When I first moved out to "the country" one of my early "projects" was to put a TV antenna as high on the roof as I could manage. At the time I was able to pick up a spool of #6 Cu wire for about $40. I bonded the antenna structure to the "official" ground, to a few ground rods I installed myself, and to an Aluminum bar that was sticking out of the ground. When I finally got a generator, I pounded an 8' rod and set up a "pigtail" to connect the generator, the new rod and the existing system together. I've gotten a LOT of mileage from that spool of wire.
But this was all "outside." To run the #6 from the pipe to the ground wire would require making a hole in the outside wall. It's definitely bonded already but only via the water pipe and the ground wires for the pump and the water heater. I guess it's 2 #10 wires.
What's funny is that the house is covered with metal (steel!) siding. The siding is "floating." The boxes for the outside lights have incidentally grounded some of it but it's covered with an insulating coating so most of it "floats."
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wrote:

---------------------------- Low voltage installations are ungrounded (at least mine is) so it is floating. With ground currents from lightning, there will be negligable differential voltage due to these currents, across the transformer secondary. That will not be a source of transformer failure or a transmitted surge into the house. Any problem would be with any potential which occurs between the neutral of the transformer and the local ground potential. That would also be present at any outlet which may be used to supply the transformer. As for the well controller- is there any surge protection and how far is the pump from the controller? There may be a tolerable surge which is reflected from the pump at the well bottom and a reflection can double the voltage at the controller.
--

Don Kelly snipped-for-privacy@shawcross.ca
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Those lightning rods give lightning a path into earth that does not use structures or trees. Now lightning is in earth - and still seeking earth borne charges maybe a mile distant. If a shorter electrical path is into those underground wires, through low voltage transformer, through house, and out via AC electric earthing electrode, then you still have a potential problem.
Simple rule is that all wires entering a structure enter at one point. Every wire in every cable then connects to a single point earth ground - either by direct (hardwire) connection or via a protector. IOW that low voltage wire should enter where AC electric, phone, and cable also enter building AND may require a protector that makes the short connection from each low voltage wire to earthing electrode.
If that is not possible, then other solutions include halo ground or solution demonstrated by a utility: http://www.cinergy.com/surge/ttip08.htm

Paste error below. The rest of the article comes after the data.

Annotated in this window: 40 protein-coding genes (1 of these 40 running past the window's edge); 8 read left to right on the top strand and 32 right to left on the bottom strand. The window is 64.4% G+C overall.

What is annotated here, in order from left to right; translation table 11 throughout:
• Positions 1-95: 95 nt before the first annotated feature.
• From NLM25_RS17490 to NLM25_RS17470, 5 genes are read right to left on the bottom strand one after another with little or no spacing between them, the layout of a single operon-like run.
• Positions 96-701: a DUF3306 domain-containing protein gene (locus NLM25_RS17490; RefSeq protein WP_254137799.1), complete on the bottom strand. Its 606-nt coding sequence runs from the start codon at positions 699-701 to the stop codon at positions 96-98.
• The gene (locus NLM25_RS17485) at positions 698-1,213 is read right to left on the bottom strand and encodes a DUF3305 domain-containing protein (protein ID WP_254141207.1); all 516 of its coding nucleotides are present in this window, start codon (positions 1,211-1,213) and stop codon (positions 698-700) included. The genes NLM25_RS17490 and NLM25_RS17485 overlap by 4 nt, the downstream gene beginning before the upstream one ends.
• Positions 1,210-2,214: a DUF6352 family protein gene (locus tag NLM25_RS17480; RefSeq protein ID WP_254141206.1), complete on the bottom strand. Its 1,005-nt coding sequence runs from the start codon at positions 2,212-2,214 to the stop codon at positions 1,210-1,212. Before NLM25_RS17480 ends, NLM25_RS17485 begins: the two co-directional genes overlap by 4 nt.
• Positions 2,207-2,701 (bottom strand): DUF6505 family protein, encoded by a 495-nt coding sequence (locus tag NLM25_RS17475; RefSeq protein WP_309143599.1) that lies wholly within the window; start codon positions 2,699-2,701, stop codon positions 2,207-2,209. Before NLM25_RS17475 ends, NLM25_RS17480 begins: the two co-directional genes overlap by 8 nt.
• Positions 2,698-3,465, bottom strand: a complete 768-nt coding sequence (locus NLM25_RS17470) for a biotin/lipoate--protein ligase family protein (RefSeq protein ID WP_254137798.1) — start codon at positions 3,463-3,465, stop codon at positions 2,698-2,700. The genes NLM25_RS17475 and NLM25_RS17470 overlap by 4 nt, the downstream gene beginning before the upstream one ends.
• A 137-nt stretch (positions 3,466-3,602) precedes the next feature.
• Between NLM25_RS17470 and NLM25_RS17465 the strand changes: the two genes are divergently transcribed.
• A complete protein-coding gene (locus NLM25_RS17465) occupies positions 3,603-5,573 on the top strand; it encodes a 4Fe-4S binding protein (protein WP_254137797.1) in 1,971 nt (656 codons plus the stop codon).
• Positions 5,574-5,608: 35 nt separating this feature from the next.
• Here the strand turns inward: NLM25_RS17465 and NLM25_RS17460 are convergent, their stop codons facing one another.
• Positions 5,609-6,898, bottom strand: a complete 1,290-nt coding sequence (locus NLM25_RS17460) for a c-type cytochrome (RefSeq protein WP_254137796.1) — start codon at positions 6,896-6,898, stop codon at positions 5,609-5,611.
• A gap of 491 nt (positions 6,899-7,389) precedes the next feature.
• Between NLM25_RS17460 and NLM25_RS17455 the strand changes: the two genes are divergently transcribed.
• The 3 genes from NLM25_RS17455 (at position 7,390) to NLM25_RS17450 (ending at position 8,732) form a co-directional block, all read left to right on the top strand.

Lightning (airborne or earthed) that need not travel through a building to distant charges should not cause household electrical damage. But again, that means any wire that enters the building must do so at a common point (or common point expanded to accomplish same) so that each wire is earthed to a common earthing electrode.
Lightning was provided a path that does not find earth ground via your structures. Observe the street. Those overhead and underground utility wires may also be a path to distant earthborne charges via your appliances. Every incoming path should be included in a protection system. Lightning rods eliminate a path to earth via 2x4s and other conductive structural materials.
snipped-for-privacy@yahoo.com wrote:

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Those lightning rods give lightning a path into earth that does not use structures or trees. Now lightning is in earth - and still seeking earth borne charges maybe a mile distant. If a shorter electrical path is into those underground wires, through low voltage transformer, through house, and out via AC electric earthing electrode, then you still have a potential problem.
Simple rule is that all wires entering a structure enter at one point. Every wire in every cable then connects to a single point earth ground - either by direct (hardwire) connection or via a protector. IOW that low voltage wire should enter where AC electric, phone, and cable also enter building AND may require a protector that makes the short connection from each low voltage wire to earthing electrode.
If that is not possible, then other solutions include halo ground or solution demonstrated by a utility: http://www.cinergy.com/surge/ttip08.htm
Lightning (airborne or earthed) that need not travel through a building to distant charges should not cause household electrical damage. But again, that means any wire that enters the building must do so at a common point (or common point expanded to accomplish same) so that each wire is earthed to a common earthing electrode.
Lightning was provided a path that does not find earth ground via your structures. Observe the street. Those overhead and underground utility wires may also be a path to distant earthborne charges via your appliances. Every incoming path should be included in a protection system. Lightning rods eliminate a path to earth via 2x4s and other conductive structural materials.
snipped-for-privacy@yahoo.com wrote: